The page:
Frequently asked questions

How do I mock a static method, constructor, or top-level function?

Mockito provides its stubbing and verification features by overriding class instance methods. Since there is no mechanism for overriding static methods, constructors, or top-level functions, mockito cannot mock them. They are what they are.

One idea to consider is “Do I need to use mocks to test this code?” For example, the test_descriptor package allows testing file system concepts using real files, and the test_process package supports testing subprocesses using real subprocesses. dart:io also includes an [IOOVerides] class and a runWithIOOverrides function that can be used to mock out the filesystem.

If mocking is still desired, the underlying code may be refactored in order to enable mocking. One way to get around un-mockable constructors is to change the function in which the constructor is being called. Instead of constructing an object, accept one.

void f() {
  var foo = Foo();
  // ...

void f(Foo foo) {
  // ...

In tests, you can declare a MockFoo class which implements Foo, and pass such an object to f.

You can also refactor code which makes much use of such constructors or static methods to use a wrapper system. For example, instead of calling Directory.current or new File throughout your code, use the file package. You can start with a FileSystem object (a LocalFileSystem for production and a MemoryFileSystem for tests), and use its wrapper methods (currentDirectory replaces Directory.current, file() replaces File()). Another example of this pattern is the io package and its ProcessManager class.

How do I mock an extension method?

If there is no way to override some kind of function, then mockito cannot mock it. See the above answer for further explanation, and alternatives.

Why can a method call not be verified multiple times?

When mockito verifies a method call (via verify or verifyInOrder), it marks the call as “verified”, which excludes the call from further verifications. For example:

verify(cat.eatFood("fish"));  // This call succeeds.
verify(cat.eatFood(any));  // This call fails.

In order to make multiple reasonings about a call, for example to assert on the arguments, make one verification call, and save the captured arguments:

cat.hunt("home", "birds");
var captured = verify(cat.hunt(captureAny, captureAny)).captured.single;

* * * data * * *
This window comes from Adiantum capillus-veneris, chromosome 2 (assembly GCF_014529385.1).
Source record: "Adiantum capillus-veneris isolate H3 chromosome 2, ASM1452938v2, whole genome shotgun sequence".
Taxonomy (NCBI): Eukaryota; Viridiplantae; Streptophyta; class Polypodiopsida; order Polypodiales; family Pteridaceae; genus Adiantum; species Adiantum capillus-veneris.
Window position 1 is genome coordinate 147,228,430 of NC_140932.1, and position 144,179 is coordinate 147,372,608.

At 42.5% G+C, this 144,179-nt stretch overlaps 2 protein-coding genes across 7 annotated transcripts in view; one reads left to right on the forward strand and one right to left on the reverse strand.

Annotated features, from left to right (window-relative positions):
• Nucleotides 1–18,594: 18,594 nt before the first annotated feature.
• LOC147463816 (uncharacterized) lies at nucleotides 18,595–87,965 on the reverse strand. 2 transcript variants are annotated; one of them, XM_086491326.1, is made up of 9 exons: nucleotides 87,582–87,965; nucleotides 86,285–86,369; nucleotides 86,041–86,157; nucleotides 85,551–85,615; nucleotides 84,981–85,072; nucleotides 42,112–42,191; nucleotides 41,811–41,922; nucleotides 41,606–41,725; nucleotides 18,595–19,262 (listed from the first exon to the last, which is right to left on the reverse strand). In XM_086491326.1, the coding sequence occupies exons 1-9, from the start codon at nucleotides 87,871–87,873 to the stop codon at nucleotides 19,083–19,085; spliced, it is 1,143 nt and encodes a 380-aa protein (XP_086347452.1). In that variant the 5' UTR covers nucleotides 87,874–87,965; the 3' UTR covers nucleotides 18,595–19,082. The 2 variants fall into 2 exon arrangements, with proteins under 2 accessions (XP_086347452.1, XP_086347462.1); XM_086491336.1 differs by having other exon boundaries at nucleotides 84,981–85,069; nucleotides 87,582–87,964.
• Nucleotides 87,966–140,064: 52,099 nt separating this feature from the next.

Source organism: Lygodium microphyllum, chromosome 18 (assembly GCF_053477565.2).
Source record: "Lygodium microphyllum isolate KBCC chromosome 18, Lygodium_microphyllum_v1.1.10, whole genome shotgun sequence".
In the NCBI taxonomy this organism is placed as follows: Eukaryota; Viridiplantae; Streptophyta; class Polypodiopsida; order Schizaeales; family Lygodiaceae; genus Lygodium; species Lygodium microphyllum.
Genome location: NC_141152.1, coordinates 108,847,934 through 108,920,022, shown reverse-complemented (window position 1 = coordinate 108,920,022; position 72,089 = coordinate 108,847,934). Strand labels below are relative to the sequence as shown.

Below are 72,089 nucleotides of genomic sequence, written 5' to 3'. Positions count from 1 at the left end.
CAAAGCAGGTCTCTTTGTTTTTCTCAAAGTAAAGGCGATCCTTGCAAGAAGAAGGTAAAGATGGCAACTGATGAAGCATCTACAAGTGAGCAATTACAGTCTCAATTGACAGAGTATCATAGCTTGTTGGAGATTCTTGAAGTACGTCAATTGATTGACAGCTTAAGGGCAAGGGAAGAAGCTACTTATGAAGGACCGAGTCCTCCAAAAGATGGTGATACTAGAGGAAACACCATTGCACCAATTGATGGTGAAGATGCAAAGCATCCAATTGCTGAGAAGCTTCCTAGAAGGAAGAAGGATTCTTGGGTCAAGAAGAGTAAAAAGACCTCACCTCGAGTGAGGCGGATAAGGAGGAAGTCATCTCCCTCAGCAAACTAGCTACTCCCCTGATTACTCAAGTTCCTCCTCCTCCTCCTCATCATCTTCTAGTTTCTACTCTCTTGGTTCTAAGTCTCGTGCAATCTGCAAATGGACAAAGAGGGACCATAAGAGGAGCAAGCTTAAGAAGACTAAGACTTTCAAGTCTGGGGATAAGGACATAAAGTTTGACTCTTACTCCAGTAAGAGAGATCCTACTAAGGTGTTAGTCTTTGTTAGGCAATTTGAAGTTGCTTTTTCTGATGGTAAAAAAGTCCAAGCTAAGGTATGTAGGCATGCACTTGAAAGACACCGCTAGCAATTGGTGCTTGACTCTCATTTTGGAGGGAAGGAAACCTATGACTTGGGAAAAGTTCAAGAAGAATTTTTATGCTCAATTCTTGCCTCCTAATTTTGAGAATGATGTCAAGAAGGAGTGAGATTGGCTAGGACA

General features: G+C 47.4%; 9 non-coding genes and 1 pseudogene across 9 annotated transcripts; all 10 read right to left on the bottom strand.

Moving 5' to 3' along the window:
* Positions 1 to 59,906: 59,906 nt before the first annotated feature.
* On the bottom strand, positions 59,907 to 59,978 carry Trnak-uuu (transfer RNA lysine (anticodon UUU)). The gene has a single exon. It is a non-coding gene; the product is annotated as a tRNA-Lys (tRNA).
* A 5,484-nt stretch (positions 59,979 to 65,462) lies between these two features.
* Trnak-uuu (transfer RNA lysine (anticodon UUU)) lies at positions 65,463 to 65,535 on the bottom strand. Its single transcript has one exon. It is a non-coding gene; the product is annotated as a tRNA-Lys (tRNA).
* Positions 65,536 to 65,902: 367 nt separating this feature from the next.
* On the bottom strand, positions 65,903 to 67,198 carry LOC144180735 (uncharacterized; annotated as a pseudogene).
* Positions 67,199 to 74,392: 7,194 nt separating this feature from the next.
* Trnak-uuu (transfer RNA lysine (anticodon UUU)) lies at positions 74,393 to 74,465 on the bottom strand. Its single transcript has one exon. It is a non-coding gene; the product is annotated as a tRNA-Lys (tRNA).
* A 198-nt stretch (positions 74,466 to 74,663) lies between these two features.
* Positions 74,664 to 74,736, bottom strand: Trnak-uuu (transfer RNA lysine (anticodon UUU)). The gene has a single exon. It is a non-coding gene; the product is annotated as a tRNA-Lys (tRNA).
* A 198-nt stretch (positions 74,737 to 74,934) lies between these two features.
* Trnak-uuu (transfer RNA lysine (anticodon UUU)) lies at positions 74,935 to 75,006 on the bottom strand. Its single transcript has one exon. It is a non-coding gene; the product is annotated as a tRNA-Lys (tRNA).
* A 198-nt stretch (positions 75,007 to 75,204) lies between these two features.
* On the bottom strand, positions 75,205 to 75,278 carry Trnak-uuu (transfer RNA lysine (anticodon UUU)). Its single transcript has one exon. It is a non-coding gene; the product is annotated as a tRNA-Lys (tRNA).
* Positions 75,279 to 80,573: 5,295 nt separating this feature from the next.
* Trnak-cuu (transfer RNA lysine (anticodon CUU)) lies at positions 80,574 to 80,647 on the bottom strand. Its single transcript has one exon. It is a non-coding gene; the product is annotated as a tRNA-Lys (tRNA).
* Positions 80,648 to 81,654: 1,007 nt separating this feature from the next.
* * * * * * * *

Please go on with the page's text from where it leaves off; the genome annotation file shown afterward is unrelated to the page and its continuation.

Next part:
expect(captured[0], equals("home"));
expect(captured[1], equals("birds"));

If you need to verify the number of types a method was called, and capture the arguments, save the verification object:

cat.hunt("home", "birds");
cat.hunt("home", "lizards");
var verification = verify(cat.hunt("home", captureAny));
var firstCall = verification.captured[0];
var secondCall = verification.captured[1];

expect(firstCall, equals(["birds"]));
expect(secondCall, equals(["lizards"]));

How does mockito work?

The basics of the Mock class are nothing special: It uses noSuchMethod to catch all method invocations, and returns the value that you have configured beforehand with when() calls.

The implementation of when() is a bit more tricky. Take this example:

// Unstubbed methods return null:
expect(cat.sound(), nullValue);

// Stubbing - before execution:

Since cat.sound() returns null, how can the when() call configure it?

It works, because when is not a function, but a top level getter that returns a function. Before returning the function, it sets a flag (_whenInProgress), so that all Mock objects know to return a “matcher” (internally _WhenCall) instead of the expected value. As soon as the function has been invoked _whenInProgress is set back to false and Mock objects behave as normal.

Argument matchers work by storing the wrapped arguments, one after another, until the when (or verify) call gathers everything that has been stored, and creates an InvocationMatcher with the arguments. This is a simple process for positional arguments: the order in which the arguments has been stored should be preserved for matching an invocation. Named arguments are trickier: their evaluation order is not specified, so if Mockito blindly stored them in the order of their evaluation, it wouldn't be able to match up each argument matcher with the correct name. This is why each named argument matcher must repeat its own name. foo: anyNamed('foo') tells Mockito to store an argument matcher for an invocation under the name ‘foo’.

Be careful never to write when; (without the function call) anywhere. This would set _whenInProgress to true, and the next mock invocation will return an unexpected value.

The same goes for “chaining” mock objects in a test call. This will fail:

var mockUtils = MockUtils();
var mockStringUtils = MockStringUtils();

// Setting up mockUtils.stringUtils to return a mock StringUtils implementation

// Some tests

// Instead use this:

This fails, because verify sets an internal flag, so mock objects don't return their mocked values anymore but their matchers. So mockUtils.stringUtils will not return the mocked stringUtils object you put inside.

You can look at the when and Mock.noSuchMethod implementations to see how it‘s done. It’s very straightforward.